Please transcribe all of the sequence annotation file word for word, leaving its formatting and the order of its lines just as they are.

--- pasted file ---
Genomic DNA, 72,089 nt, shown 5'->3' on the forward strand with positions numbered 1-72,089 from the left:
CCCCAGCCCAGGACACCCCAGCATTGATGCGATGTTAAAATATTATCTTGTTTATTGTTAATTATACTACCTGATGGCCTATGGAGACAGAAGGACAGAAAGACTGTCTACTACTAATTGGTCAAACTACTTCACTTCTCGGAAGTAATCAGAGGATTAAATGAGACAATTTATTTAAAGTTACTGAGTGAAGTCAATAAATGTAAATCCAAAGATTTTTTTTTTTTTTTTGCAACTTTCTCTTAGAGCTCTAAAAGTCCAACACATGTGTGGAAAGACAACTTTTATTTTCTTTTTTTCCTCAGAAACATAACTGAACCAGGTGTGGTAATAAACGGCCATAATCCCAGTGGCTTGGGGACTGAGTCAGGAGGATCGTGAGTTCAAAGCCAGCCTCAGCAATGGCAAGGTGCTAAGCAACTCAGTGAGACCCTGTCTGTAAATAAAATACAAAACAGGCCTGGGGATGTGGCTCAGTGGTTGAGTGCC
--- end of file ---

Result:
Genomic DNA, 72,089 nt, shown 5'->3' on the forward strand with positions numbered 1-72,089 from the left:
CCCCAGCCCAGGACACCCCAGCATTGATGCGATGTTAAAATATTATCTTGTTTATTGTTAATTATACTACCTGATGGCCTATGGAGACAGAAGGACAGAAAGACTGTCTACTACTAATTGGTCAAACTACTTCACTTCTCGGAAGTAATCAGAGGATTAAATGAGACAATTTATTTAAAGTTACTGAGTGAAGTCAATAAATGTAAATCCAAAGATTTTTTTTTTTTTTTTGCAACTTTCTCTTAGAGCTCTAAAAGTCCAACACATGTGTGGAAAGACAACTTTTATTTTCTTTTTTTCCTCAGAAACATAACTGAACCAGGTGTGGTAATAAACGGCCATAATCCCAGTGGCTTGGGGACTGAGTCAGGAGGATCGTGAGTTCAAAGCCAGCCTCAGCAATGGCAAGGTGCTAAGCAACTCAGTGAGACCCTGTCTGTAAATAAAATACAAAACAGGCCTGGGGATGTGGCTCAGTGGTTGAGTGCC